In your search to buy a business you may very well trip over people who call themselves business brokers. Some are good, many are sleazy, none should be trusted to evaluate the real value of any business you are considering buying. The best use of a business broker is to find businesses that are actively seeking a buyer. Once you’ve got your target business, you need to do your own due diligence. That means analyzing the financials and cash flow potential so you can arrive at the true value of the business. It also means reviewing the legal aspects of the proposed deal. If you have experience in financial and legal analysis, great. If not, hire people who do. If you want help finding skilled professionals whose only interest is your best interest, give me a call at 212-308-5495 or send me an email at I have helped dozens of clients navigate business acquisitions and dispositions, so I can likely either help you directly or put you in touch with other excellent professionals who can.

A few notes on business brokers:

  • You can find them online through Google, but the best option is to find one through a personal referral
  • The typical cost for a business broker’s services is 10% of the cost of the transaction
  • Business brokers typically get paid at closing by the seller

Paying for the Wedding

So, you found your dream date, did your due diligence, and you want to make the commitment. You’re gonna need cash. There are three places you can get it.

  • Your Savings: About 99% of the time I tell my clients (and anyone else who will listen) not to touch their retirement accounts. The situation you’re in – you’re facing an underfunded retirement and time is short – is the exception. You may decide that taking some money out to invest in a business is the right risk to take given your circumstances. But – and this is critical – it should be discussed in detail with appropriate advisors because making a mistake now is not an option.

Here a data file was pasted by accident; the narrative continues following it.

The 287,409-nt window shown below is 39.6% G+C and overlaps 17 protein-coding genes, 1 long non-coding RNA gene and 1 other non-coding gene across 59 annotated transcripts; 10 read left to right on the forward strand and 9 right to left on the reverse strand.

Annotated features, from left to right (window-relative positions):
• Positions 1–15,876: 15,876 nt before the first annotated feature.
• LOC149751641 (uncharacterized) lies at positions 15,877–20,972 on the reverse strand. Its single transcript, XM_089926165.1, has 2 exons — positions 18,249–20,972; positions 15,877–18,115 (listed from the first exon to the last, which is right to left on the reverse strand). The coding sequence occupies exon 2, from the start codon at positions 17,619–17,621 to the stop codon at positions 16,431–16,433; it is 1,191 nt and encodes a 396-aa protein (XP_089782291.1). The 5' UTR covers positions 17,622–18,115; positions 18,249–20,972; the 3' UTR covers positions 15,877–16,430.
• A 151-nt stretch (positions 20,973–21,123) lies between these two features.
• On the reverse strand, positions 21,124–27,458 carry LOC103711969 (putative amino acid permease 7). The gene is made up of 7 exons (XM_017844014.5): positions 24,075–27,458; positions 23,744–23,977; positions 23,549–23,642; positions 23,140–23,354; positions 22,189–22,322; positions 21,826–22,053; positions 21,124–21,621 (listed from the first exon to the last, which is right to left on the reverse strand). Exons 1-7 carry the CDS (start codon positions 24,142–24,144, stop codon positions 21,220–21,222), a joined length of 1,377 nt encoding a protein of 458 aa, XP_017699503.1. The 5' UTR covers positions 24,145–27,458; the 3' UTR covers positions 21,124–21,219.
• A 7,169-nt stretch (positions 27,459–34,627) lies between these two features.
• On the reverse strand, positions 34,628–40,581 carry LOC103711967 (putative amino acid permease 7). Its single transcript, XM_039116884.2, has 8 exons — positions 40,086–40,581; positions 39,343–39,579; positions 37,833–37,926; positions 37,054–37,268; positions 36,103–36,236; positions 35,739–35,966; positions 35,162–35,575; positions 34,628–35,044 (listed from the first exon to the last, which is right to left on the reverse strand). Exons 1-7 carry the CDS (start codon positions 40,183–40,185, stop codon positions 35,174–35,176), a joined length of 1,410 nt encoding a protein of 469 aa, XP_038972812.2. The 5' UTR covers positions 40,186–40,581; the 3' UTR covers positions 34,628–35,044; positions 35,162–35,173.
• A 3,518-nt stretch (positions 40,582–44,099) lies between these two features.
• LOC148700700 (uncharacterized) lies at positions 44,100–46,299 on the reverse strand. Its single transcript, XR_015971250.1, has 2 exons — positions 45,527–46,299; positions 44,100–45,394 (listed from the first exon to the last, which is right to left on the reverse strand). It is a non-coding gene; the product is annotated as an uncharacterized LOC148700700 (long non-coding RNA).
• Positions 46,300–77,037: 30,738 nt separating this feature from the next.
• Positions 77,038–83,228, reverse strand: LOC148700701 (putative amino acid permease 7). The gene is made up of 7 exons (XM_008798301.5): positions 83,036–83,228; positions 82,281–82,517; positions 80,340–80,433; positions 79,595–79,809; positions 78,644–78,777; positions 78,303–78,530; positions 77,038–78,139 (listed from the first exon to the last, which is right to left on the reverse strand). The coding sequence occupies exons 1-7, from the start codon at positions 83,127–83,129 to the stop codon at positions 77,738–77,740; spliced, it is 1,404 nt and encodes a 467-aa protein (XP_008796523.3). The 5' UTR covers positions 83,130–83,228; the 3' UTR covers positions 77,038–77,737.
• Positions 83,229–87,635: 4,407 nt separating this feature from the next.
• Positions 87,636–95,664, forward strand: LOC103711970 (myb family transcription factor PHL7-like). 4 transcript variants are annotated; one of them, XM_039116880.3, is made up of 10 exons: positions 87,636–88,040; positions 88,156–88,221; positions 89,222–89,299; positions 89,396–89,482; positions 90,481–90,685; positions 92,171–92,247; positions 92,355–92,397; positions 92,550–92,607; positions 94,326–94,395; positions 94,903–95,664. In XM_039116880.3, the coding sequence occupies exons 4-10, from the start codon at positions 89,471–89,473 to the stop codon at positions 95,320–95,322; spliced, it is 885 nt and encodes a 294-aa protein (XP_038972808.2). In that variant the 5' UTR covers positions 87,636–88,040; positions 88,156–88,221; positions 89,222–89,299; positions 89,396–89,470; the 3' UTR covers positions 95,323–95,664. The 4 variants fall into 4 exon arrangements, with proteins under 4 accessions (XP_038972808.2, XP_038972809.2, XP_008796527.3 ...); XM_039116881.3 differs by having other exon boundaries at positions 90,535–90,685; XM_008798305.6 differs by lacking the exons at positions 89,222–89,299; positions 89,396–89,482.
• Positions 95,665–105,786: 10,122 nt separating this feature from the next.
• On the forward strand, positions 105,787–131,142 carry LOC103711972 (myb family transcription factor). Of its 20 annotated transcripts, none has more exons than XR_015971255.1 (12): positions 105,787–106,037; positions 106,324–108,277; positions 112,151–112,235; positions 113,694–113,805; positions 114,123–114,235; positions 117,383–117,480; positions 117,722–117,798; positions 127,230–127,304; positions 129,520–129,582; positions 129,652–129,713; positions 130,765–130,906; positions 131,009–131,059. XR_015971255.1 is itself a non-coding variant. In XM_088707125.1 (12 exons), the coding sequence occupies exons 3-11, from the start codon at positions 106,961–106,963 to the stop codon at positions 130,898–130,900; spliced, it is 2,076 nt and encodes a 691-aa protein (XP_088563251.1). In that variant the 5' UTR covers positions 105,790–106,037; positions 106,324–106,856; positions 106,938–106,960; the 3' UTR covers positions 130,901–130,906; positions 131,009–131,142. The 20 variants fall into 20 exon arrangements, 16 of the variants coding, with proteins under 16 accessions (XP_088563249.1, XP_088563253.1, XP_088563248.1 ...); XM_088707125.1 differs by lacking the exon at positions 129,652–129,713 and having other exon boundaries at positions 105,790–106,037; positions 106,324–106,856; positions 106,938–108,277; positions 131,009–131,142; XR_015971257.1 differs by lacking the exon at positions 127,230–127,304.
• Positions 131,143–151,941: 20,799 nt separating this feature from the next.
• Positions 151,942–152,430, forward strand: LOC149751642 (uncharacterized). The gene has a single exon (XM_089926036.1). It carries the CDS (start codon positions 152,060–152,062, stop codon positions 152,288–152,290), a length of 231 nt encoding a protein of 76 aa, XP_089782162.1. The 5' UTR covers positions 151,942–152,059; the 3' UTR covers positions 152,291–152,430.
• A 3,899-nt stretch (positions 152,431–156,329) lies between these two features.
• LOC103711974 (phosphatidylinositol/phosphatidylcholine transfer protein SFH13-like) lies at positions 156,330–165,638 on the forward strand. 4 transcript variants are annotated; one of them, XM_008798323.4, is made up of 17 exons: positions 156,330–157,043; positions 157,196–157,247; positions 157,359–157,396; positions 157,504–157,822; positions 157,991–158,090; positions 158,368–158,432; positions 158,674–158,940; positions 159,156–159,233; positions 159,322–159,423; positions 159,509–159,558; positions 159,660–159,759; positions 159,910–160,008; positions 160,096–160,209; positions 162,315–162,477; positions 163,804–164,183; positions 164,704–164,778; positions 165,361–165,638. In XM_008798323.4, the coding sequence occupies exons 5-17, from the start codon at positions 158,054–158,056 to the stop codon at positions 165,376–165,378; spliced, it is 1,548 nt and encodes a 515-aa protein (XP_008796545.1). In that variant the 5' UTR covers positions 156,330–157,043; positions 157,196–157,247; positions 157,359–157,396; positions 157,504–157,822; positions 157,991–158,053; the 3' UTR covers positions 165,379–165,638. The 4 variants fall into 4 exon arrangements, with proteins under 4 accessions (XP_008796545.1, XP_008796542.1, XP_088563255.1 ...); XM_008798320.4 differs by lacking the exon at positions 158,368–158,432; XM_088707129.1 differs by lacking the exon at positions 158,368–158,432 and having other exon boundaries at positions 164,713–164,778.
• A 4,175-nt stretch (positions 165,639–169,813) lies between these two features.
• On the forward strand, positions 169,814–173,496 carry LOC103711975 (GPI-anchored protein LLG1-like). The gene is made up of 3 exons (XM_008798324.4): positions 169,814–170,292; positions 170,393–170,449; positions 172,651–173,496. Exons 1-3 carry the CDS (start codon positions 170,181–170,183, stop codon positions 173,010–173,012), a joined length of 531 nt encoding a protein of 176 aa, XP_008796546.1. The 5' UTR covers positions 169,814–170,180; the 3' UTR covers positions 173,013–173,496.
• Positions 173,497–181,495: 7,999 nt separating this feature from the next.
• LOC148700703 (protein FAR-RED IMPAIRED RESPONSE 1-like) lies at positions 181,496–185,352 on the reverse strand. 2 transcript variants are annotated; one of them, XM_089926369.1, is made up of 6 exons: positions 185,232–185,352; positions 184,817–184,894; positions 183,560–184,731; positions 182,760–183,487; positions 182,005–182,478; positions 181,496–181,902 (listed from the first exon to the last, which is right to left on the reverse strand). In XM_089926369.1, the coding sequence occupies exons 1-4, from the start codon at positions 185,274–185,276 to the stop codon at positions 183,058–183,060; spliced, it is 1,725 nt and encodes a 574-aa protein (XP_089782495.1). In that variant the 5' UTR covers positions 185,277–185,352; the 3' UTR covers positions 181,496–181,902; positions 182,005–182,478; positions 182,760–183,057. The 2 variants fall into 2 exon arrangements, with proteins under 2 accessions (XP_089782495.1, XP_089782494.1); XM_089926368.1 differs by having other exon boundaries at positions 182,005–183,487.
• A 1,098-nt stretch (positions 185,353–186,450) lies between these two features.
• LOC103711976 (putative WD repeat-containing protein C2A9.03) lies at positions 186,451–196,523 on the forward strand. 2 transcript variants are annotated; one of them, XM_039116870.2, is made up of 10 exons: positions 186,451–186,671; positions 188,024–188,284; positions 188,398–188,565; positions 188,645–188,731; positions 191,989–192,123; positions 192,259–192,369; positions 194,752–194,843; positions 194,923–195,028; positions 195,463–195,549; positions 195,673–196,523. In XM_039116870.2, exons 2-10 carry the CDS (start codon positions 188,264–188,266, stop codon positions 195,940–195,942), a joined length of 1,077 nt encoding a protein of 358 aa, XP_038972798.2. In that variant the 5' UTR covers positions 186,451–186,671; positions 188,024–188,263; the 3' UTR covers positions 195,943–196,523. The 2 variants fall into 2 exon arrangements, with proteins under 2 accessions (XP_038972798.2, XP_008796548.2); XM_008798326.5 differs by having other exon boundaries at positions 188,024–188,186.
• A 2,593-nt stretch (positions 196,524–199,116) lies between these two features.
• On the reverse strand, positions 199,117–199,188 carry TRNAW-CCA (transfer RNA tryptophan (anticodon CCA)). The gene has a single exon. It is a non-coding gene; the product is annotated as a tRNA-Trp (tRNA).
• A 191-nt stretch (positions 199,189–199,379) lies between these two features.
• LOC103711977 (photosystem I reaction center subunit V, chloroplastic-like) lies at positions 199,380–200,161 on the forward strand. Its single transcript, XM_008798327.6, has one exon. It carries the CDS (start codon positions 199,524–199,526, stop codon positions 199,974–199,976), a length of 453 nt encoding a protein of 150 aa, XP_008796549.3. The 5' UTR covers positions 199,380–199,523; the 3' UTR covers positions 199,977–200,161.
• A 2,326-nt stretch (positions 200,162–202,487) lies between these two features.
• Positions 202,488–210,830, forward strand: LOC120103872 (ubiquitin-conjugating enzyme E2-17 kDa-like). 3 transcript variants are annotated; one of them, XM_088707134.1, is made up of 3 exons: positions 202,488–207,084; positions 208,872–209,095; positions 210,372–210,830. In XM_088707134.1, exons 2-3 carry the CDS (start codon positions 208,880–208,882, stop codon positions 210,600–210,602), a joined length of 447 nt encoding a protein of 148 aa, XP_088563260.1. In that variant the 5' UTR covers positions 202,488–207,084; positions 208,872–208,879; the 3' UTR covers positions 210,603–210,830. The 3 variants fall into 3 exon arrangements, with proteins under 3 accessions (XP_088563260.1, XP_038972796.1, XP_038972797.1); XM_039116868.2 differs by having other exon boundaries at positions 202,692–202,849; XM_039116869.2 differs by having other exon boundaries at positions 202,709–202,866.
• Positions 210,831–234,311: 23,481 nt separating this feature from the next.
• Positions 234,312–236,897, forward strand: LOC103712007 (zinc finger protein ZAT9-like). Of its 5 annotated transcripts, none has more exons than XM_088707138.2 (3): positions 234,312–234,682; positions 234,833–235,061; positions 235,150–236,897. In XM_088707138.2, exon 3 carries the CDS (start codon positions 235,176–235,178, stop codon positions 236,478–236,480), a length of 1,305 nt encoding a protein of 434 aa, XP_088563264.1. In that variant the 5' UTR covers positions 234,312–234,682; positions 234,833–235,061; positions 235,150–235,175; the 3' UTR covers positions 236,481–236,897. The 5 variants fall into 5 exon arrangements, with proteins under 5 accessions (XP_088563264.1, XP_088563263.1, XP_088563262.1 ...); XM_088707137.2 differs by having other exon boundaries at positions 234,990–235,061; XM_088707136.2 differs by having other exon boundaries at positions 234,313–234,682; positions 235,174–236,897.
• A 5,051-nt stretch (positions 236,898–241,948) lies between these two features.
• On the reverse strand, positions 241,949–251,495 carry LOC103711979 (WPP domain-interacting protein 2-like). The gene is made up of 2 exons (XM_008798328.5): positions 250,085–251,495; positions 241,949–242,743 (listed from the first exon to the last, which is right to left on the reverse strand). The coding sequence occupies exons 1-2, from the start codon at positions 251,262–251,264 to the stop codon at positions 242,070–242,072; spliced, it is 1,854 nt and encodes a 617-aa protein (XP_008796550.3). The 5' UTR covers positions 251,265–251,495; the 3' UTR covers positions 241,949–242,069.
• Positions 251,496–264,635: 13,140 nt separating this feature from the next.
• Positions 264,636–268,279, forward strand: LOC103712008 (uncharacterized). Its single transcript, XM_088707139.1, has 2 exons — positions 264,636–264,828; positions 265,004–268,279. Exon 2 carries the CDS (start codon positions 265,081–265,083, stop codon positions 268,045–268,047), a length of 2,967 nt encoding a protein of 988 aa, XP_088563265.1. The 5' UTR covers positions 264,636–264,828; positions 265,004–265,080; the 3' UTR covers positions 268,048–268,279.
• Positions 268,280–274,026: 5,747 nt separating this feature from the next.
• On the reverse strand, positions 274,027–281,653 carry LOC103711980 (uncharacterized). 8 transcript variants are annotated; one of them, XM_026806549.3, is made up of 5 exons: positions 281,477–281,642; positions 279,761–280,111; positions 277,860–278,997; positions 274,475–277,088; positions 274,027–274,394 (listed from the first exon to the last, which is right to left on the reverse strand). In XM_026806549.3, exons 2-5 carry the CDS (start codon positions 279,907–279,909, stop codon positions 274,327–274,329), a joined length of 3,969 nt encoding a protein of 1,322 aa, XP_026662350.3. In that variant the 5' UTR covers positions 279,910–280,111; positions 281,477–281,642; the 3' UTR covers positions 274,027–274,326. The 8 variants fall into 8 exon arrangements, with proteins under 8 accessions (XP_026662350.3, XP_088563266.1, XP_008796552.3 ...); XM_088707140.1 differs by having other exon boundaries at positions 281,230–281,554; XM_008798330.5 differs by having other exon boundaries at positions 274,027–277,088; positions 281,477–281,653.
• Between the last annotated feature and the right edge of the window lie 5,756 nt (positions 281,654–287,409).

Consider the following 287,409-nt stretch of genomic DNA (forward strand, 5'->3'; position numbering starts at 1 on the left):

• A Bank: The process of getting a business loan is such that you’ll want to kill yourself at some point, but it may be worth it. In addition to straight commercial financing, you may be eligible for a federally subsidized Small Business Loan. SBA loans, which you get through qualified commercial lenders, have some advantages, like up to 90% financing and other underwriting terms that are more flexible than standard commercial loans. You can find out more at the SBA website.
  • Family & Friends: Do you have well-heeled family members and/or friends? Think about going to them for a loan or equity investment. Especially when dealing with family and friends, you should have legal agreements that spell out all the risks, responsibilities, and expectations. Otherwise future holidays could take on a nightmarish quality.

No doubt, buying a business when you are 50+, unemployed, and have limited financial resources is a risk. You may decide that it’s not for you. But it is an option. It’s also an opportunity to bring all of the intelligence and business acumen that has gotten you this far in life to the task of thinking through an out-of-the-box solution to your financial quandary. If there’s anything I can do to help, don’t hesitate to call me. In addition to helping clients acquire businesses, I have personally invested in several myself with good results.

Look for my next blog sometime the week of July 12th – I have some travel on the schedule next couple of weeks, but already have next blog topics in mind related to spending (yes, I have yet more to say!) and preparing college grads to enter the workforce in a shaky economy.

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4 Responses to “How to Buy a Business: Swimming With Sharks and Other Useful Skills”

  1. You forgot to mention that the REAL way to make a killing is to buy a small travel publishing company.

  2. Michael says:

    Interesting post. It has me thinking…
    How much are these type of businesses to purchase and what is the range of income from them?